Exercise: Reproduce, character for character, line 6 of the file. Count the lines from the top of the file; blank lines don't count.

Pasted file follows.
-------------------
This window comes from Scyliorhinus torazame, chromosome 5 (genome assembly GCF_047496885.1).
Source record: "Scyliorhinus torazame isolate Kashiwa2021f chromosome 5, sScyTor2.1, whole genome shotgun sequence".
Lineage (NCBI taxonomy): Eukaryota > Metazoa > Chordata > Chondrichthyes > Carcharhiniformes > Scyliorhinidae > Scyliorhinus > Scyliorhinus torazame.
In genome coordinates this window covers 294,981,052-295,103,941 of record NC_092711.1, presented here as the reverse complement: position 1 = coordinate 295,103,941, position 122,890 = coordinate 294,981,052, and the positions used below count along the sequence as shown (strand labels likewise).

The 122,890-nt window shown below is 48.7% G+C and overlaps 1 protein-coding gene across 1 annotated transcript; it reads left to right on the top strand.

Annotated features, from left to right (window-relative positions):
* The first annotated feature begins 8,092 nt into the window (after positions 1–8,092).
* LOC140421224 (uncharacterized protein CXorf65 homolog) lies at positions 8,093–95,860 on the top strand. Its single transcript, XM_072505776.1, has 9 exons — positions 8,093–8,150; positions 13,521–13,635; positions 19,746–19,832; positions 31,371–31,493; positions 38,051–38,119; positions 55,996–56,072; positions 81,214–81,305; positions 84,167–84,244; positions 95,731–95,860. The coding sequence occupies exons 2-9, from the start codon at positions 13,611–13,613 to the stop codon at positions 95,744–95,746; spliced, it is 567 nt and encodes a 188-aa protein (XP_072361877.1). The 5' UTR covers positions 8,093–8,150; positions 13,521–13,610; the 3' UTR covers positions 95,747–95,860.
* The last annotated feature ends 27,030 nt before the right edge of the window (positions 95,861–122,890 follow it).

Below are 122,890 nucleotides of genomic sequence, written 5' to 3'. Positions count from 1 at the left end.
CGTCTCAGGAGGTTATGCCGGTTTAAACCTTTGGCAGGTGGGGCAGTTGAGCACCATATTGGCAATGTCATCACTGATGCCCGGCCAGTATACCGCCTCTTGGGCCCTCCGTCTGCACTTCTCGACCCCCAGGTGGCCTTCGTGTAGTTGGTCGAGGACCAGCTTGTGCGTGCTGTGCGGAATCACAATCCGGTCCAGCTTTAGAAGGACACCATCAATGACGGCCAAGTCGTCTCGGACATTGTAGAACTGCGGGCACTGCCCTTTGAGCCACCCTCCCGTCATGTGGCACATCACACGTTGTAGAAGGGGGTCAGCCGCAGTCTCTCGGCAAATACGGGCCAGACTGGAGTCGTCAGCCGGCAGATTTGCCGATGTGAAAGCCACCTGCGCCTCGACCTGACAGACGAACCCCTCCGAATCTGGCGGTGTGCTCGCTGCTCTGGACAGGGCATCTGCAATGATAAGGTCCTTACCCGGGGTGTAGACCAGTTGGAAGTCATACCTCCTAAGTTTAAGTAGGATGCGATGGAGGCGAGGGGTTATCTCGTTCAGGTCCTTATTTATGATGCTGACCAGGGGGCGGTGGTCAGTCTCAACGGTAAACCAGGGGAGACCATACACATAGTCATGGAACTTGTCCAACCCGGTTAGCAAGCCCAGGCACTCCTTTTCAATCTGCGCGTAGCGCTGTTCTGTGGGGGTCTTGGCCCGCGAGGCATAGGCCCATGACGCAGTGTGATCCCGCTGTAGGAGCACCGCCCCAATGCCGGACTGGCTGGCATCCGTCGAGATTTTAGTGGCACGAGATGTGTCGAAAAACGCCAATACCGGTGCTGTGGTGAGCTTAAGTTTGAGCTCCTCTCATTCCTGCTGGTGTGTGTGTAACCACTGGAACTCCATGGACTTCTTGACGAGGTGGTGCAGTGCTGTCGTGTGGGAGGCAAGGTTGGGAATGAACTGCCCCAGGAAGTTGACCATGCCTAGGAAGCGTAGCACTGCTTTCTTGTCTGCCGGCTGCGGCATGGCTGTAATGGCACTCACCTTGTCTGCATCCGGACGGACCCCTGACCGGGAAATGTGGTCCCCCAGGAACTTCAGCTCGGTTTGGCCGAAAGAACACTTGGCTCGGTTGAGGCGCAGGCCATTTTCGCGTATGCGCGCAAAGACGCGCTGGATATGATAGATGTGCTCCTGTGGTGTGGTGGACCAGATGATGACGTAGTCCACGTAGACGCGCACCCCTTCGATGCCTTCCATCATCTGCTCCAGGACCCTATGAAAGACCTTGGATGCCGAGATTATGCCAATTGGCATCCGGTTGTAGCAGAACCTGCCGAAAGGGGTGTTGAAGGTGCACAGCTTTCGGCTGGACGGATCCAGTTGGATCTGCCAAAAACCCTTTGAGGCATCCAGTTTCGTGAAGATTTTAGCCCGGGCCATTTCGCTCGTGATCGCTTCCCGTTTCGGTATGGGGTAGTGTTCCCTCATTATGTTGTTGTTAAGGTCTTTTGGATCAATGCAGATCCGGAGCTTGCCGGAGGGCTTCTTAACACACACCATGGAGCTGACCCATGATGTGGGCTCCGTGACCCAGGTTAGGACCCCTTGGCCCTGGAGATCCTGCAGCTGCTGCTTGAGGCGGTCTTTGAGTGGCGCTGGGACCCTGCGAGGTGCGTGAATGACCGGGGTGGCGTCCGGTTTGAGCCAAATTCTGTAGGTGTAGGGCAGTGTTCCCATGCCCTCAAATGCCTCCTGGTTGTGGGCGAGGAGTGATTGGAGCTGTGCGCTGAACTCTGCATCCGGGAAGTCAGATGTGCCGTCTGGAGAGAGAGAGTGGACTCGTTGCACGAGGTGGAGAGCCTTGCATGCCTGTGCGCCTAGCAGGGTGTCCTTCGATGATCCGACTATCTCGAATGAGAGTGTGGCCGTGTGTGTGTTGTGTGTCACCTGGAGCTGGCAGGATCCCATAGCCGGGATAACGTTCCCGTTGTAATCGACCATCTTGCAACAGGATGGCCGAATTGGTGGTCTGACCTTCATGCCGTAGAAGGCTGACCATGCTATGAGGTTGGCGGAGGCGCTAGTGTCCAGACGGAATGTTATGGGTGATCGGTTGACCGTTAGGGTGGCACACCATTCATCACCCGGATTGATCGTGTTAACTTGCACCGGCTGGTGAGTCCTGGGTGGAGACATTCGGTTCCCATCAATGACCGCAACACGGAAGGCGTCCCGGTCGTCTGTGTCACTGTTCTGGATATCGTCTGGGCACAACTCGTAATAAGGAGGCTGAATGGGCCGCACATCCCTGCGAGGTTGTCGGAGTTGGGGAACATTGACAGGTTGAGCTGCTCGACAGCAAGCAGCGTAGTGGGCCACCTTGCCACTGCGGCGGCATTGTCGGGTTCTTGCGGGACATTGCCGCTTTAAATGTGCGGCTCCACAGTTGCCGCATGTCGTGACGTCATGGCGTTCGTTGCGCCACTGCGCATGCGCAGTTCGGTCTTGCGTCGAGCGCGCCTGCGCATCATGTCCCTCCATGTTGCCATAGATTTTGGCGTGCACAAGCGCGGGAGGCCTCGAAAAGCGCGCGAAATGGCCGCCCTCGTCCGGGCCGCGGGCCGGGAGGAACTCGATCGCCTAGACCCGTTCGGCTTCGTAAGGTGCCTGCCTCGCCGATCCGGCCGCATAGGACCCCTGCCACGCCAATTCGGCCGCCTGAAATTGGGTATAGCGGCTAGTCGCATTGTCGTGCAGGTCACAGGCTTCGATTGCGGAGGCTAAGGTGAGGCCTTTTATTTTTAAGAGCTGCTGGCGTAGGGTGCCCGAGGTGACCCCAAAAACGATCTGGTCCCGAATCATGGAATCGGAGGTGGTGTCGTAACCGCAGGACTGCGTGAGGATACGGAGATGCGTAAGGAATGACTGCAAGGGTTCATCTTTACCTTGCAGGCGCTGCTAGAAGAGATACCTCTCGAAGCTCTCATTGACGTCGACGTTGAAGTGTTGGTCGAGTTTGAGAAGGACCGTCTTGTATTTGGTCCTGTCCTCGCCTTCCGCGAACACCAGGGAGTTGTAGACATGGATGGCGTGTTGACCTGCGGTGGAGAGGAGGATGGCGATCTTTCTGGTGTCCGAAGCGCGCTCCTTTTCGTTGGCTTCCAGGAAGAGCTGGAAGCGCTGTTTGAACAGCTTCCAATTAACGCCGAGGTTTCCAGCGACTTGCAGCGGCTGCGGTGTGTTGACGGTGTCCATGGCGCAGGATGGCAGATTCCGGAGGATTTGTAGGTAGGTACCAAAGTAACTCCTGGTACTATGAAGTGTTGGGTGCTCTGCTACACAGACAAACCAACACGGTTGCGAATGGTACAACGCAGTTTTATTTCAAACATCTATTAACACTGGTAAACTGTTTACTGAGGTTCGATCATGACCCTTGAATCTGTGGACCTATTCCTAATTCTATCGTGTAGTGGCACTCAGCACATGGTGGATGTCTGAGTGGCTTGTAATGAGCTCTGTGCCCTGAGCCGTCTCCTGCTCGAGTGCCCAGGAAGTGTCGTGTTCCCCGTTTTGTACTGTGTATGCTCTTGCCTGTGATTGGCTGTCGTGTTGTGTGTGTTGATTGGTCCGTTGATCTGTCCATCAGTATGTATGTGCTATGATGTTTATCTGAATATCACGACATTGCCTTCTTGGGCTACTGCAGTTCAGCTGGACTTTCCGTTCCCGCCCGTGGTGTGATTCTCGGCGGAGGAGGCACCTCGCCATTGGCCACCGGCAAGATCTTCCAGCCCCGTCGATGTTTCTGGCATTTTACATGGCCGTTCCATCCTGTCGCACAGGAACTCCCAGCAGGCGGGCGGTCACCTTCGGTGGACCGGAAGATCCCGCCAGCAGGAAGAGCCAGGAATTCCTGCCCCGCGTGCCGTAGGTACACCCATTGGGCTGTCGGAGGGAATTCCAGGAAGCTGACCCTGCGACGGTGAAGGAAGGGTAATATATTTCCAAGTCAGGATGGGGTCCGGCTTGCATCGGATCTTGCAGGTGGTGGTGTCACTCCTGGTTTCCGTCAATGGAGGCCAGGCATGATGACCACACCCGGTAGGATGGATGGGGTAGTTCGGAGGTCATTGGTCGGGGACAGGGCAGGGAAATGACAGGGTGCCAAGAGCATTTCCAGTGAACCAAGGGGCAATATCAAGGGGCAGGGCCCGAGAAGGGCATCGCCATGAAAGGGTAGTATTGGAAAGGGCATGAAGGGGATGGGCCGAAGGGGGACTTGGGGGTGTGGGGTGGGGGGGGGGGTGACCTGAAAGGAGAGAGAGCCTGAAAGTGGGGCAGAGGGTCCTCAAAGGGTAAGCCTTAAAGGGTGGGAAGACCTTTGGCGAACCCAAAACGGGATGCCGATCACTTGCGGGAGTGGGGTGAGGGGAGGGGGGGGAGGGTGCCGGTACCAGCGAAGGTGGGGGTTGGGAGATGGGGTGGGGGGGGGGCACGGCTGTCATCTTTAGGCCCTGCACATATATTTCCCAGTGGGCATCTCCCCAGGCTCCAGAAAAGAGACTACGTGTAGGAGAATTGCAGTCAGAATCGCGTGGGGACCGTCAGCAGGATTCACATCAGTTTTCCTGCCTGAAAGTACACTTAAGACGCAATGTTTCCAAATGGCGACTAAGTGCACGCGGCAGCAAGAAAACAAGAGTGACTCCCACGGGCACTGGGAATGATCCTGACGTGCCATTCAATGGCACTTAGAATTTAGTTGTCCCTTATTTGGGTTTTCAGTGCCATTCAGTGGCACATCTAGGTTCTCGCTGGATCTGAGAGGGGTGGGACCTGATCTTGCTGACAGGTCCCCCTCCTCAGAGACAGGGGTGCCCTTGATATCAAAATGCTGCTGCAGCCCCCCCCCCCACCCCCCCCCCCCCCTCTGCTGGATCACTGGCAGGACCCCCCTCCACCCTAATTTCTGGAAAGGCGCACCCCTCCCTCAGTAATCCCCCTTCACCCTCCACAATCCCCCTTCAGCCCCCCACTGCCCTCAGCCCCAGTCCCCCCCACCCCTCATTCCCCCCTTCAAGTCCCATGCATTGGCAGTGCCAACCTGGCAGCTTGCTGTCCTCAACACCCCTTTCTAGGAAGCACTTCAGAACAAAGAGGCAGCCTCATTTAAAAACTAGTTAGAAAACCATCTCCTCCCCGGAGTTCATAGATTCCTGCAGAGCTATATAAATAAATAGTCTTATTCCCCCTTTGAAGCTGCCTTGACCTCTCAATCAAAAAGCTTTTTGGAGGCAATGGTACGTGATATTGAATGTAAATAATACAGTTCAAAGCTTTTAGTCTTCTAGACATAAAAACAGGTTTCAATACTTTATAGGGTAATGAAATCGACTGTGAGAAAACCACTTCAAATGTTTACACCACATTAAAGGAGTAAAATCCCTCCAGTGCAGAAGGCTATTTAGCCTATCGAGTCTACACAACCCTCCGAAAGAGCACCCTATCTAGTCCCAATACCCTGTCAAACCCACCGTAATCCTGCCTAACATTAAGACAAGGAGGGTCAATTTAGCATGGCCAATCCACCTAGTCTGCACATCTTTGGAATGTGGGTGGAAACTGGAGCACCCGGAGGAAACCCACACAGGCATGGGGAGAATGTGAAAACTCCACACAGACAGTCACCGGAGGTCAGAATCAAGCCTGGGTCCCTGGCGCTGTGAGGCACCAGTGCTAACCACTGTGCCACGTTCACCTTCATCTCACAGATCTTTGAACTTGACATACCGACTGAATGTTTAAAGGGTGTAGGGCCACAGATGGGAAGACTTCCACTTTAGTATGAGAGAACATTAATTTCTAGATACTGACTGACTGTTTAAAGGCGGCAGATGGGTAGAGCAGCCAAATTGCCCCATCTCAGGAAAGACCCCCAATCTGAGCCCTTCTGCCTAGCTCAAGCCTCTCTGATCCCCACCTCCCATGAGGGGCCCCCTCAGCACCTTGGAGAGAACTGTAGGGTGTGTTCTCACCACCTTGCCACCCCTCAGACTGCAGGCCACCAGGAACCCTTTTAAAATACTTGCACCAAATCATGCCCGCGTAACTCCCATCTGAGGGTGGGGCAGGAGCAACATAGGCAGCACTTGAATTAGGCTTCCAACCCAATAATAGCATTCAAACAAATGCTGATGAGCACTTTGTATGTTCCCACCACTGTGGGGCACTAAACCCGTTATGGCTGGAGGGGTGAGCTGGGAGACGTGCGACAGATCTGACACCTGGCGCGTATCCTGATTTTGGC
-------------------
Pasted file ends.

Annotated features, from left to right (window-relative positions):